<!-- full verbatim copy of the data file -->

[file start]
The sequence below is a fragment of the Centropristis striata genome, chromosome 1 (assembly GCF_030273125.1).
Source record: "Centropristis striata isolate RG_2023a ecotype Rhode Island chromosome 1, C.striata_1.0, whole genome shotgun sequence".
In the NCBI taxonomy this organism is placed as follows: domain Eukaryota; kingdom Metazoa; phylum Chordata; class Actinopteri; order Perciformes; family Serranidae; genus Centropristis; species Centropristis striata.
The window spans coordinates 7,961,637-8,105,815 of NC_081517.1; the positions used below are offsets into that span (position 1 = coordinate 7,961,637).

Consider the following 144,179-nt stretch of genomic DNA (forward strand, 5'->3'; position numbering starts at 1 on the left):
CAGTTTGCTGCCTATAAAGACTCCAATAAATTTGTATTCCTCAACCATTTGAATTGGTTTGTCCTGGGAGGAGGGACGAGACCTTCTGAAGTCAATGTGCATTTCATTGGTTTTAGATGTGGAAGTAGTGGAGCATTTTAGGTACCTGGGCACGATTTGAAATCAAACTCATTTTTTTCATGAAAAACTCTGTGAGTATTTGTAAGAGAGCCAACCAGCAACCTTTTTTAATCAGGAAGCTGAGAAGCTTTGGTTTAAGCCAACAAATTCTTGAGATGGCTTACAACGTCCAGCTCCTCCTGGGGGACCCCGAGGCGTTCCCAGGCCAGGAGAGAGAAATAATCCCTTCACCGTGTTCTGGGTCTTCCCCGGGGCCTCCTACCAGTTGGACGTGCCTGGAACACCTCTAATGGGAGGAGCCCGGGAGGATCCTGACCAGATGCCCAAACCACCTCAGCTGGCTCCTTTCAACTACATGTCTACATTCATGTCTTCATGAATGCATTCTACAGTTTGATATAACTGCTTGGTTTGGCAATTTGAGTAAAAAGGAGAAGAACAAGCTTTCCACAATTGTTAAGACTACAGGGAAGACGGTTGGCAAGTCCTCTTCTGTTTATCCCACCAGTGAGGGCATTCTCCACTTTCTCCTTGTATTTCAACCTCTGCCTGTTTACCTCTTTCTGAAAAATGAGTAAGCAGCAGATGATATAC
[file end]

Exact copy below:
The sequence below is a fragment of the Centropristis striata genome, chromosome 1 (assembly GCF_030273125.1).
Source record: "Centropristis striata isolate RG_2023a ecotype Rhode Island chromosome 1, C.striata_1.0, whole genome shotgun sequence".
In the NCBI taxonomy this organism is placed as follows: domain Eukaryota; kingdom Metazoa; phylum Chordata; class Actinopteri; order Perciformes; family Serranidae; genus Centropristis; species Centropristis striata.
The window spans coordinates 7,961,637-8,105,815 of NC_081517.1; the positions used below are offsets into that span (position 1 = coordinate 7,961,637).

Consider the following 144,179-nt stretch of genomic DNA (forward strand, 5'->3'; position numbering starts at 1 on the left):
CAGTTTGCTGCCTATAAAGACTCCAATAAATTTGTATTCCTCAACCATTTGAATTGGTTTGTCCTGGGAGGAGGGACGAGACCTTCTGAAGTCAATGTGCATTTCATTGGTTTTAGATGTGGAAGTAGTGGAGCATTTTAGGTACCTGGGCACGATTTGAAATCAAACTCATTTTTTTCATGAAAAACTCTGTGAGTATTTGTAAGAGAGCCAACCAGCAACCTTTTTTAATCAGGAAGCTGAGAAGCTTTGGTTTAAGCCAACAAATTCTTGAGATGGCTTACAACGTCCAGCTCCTCCTGGGGGACCCCGAGGCGTTCCCAGGCCAGGAGAGAGAAATAATCCCTTCACCGTGTTCTGGGTCTTCCCCGGGGCCTCCTACCAGTTGGACGTGCCTGGAACACCTCTAATGGGAGGAGCCCGGGAGGATCCTGACCAGATGCCCAAACCACCTCAGCTGGCTCCTTTCAACTACATGTCTACATTCATGTCTTCATGAATGCATTCTACAGTTTGATATAACTGCTTGGTTTGGCAATTTGAGTAAAAAGGAGAAGAACAAGCTTTCCACAATTGTTAAGACTACAGGGAAGACGGTTGGCAAGTCCTCTTCTGTTTATCCCACCAGTGAGGGCATTCTCCACTTTCTCCTTGTATTTCAACCTCTGCCTGTTTACCTCTTTCTGAAAAATGAGTAAGCAGCAGATGATATAC